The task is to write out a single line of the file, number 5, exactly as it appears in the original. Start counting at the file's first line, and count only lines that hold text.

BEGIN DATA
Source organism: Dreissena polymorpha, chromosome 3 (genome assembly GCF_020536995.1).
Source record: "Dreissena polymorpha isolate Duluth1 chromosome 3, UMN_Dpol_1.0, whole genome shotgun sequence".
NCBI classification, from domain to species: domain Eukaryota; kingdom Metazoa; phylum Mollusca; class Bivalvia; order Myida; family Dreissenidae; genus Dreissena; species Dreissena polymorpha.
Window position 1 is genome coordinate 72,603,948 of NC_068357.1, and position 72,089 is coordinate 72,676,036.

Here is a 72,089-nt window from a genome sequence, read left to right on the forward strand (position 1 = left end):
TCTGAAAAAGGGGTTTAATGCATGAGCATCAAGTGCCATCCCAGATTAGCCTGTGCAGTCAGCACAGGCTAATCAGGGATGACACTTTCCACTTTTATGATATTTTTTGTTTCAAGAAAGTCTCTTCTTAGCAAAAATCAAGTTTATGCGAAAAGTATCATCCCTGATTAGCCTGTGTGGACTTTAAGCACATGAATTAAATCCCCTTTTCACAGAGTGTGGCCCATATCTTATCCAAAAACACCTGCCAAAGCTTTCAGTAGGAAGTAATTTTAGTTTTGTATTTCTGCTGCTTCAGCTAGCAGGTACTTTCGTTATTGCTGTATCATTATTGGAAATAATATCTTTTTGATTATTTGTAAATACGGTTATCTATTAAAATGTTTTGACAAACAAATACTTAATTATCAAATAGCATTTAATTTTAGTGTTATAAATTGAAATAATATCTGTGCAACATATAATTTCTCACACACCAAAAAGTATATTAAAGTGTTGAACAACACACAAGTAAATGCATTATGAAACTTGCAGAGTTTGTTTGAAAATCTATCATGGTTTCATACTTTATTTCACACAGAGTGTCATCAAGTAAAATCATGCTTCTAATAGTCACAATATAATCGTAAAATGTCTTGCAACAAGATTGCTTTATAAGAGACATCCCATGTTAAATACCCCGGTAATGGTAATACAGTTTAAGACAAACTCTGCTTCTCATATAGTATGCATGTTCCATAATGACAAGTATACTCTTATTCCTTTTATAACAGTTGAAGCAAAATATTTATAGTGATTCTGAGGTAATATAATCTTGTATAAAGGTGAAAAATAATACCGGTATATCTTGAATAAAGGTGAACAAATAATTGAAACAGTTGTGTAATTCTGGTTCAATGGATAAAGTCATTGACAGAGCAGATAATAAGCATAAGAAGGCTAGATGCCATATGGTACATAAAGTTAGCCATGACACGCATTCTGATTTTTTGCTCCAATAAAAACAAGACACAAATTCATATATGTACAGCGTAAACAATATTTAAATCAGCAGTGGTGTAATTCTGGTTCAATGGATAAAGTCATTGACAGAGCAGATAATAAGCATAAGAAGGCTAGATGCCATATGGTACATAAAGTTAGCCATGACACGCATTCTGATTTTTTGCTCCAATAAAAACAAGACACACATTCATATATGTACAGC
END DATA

Here is a 72,089-nt window from a genome sequence, read left to right on the forward strand (position 1 = left end):